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Brooklyn subway shooting shouldn’t justify more police funding


Within hours of Tuesday’s shooting on the New York City subway, in which 10 people were struck and 13 more were otherwise wounded — none, miraculously with life-threatening injuries — the attack had been folded into a broader narrative about rising crimes rates, both in New York City and around the country. “I’m committing all the resources of our state to fight this surge of crime, this insanity that is seizing our city, because we want to get back to normal,” Gov. Kathy Hochul declared at a news conference.

Mayor Eric Adams, a former police officer, likewise announced that he would effectively double the number of officers in subway stations. Officers patrolling the subway on the daytime shift, who work from around 7:05 a.m. to 3:40 p.m., will, Adams said, remain on duty into the evening, as well.

The goal of placing more cops in the subway system is to make people -feel- safer.

As many have pointed out, for over a year now, the city had already been ramping up the number of officers in the transit system. “Omnipresence is the key,” Adams said at a joint news conference with Hochul in January. “People feel the system is not safe because they don’t see officers. We’re going to bring a visual presence to our systems.”

It’s the same sentiment that Sarah Feinberg, then the interim president of NYC Transit, expressed at a forum with the Citizens Budget Commission in March 2021. “I would like to see a uniformed presence in every station and, frankly, on every platform,” Feinberg said, the New York Daily News reported. “We’re at a critical moment where people have to come back into the system and they have to feel like they’re safe.”

And therein lies the crux of the issue: The goal of placing more cops in the subway system is to make people feel safer. It’s debatable whether they are any safer from the policies that officials have advocated.

For starters, the increase in police presence did nothing to prevent the death of Michelle Go, an Asian American woman who was shoved onto the tracks in January. Go was killed at the Times Square station, which as one of the busiest hubs for the subway system has had a heavy police presence for years. As many as 60 officers were assigned to the station in 2016 during another round of concern about subway safety.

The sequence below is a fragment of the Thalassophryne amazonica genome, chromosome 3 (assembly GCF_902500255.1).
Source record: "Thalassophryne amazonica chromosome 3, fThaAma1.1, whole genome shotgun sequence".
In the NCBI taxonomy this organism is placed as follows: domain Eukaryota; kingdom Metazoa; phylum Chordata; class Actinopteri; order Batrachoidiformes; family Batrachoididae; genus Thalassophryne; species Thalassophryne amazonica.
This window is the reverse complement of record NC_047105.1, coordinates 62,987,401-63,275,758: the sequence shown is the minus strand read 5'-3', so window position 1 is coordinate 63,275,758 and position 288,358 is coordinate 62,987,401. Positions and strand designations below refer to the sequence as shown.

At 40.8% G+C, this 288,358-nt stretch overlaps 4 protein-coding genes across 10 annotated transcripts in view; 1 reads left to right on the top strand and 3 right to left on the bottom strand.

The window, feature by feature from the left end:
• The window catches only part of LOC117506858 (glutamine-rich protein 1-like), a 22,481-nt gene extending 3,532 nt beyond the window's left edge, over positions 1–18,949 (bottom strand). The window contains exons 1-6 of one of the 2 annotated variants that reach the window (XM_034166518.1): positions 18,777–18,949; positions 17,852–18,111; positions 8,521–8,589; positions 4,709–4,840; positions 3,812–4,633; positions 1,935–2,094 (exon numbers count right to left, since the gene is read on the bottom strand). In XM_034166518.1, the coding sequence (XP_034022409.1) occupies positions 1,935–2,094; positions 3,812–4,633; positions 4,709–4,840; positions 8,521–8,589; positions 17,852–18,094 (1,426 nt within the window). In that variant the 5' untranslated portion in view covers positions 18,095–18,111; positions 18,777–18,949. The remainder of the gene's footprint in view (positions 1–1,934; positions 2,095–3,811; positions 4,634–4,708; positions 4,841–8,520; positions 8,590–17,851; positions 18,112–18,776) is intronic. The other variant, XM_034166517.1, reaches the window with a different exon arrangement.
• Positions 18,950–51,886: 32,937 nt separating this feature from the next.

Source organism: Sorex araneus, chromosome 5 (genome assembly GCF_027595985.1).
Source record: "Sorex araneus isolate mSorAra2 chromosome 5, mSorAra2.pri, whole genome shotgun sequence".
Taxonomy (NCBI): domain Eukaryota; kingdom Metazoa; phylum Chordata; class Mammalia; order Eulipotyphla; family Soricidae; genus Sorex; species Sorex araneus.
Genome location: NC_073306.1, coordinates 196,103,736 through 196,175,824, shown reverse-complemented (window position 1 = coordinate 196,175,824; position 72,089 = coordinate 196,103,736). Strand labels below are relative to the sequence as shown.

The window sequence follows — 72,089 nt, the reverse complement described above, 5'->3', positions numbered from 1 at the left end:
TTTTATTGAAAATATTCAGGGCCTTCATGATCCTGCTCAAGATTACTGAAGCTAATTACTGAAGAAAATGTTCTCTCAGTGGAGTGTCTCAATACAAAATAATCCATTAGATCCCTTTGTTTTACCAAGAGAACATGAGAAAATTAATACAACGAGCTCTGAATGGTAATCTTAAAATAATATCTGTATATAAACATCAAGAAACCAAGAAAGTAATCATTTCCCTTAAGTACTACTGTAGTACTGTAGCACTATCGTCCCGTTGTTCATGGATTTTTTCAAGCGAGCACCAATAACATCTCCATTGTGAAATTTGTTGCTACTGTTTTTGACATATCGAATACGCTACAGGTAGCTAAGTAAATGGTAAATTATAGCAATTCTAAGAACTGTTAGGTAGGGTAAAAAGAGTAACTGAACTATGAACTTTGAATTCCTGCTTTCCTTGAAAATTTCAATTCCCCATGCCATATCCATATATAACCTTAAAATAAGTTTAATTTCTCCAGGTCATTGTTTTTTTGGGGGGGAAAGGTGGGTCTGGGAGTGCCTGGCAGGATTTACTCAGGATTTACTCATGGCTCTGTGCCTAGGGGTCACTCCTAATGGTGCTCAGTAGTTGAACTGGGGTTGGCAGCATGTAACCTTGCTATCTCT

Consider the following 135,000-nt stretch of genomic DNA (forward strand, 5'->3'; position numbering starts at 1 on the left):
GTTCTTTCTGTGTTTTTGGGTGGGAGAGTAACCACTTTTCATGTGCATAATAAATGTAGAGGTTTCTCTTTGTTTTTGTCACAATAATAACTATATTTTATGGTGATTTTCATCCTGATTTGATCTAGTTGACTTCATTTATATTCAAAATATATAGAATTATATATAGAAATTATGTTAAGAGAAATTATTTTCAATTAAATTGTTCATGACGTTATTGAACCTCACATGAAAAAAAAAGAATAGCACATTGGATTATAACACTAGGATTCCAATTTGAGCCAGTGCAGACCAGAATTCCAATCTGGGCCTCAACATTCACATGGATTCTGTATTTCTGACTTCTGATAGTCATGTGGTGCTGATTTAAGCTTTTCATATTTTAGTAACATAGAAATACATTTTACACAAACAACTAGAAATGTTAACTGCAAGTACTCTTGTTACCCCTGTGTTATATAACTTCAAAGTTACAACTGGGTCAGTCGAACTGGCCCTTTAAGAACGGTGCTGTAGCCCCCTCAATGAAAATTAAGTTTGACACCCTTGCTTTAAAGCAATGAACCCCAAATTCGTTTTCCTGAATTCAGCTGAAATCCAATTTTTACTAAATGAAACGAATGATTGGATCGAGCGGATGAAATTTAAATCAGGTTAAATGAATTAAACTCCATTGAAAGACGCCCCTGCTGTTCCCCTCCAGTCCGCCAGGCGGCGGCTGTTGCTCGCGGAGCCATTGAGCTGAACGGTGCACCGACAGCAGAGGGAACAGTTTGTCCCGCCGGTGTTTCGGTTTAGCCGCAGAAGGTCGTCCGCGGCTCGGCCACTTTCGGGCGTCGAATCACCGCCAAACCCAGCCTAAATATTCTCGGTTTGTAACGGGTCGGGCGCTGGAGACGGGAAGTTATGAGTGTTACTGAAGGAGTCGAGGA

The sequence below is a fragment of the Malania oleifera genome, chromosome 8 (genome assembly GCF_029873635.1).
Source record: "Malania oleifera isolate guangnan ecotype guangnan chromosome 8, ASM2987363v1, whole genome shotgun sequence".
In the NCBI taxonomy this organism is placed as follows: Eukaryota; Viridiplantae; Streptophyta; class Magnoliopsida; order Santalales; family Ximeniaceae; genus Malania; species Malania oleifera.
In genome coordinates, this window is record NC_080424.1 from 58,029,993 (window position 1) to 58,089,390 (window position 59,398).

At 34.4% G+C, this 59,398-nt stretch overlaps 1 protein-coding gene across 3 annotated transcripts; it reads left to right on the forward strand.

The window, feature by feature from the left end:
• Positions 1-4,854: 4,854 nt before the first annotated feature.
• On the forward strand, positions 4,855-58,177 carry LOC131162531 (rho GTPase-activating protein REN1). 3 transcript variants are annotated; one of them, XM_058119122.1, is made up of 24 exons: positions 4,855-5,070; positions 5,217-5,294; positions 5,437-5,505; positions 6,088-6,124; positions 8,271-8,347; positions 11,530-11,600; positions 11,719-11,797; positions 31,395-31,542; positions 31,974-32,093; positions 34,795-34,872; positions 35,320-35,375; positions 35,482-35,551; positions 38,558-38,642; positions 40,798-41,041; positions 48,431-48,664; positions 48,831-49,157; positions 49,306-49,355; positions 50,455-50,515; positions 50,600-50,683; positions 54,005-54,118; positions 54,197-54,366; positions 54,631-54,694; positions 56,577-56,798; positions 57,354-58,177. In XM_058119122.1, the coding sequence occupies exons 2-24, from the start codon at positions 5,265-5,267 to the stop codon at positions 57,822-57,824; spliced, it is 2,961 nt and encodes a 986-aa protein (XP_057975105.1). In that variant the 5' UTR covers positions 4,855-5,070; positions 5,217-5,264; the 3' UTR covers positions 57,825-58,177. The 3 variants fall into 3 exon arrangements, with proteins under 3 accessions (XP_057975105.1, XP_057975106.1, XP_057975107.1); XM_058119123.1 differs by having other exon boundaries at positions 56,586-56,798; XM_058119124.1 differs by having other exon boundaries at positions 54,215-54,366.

What the extra police officers that Adams have deployed have done is focus on the appearance of crime, clearing homeless people off trains, apprehending turnstile hoppers and harassing unlicensed vendors who want to sell riders a churro.

Meanwhile, it’s true that New York has seen an increase in reported crimes year over year, according to NYPD statistics. But some context is required when you look at the most recent data, from the week of April 4–10. First, the vast majority of the increase in the year to date versus 2021 is in claims of crimes against property, like grand larceny and burglary, not violent crimes against people. But instead of looking at why more people feel that taking other people’s stuff is the best moneymaking option available, the response is almost always “more cops.”

What the extra police officers that Adams have deployed have done is focus on the appearance of crime.

Second, focusing on “transit crimes,” in particular, the data shows that there has been an initially eye-popping 68 percent increase in complaints to date in 2022 compared to last year. Looking a little more closely, the NYPD tracks all reports of felonies and misdemeanors on the subway and bus system as “transit crimes.” The majority of the 3,918 reports of transit incidents on the subway in 2021 alleged third-degree assault and second-degree harassment.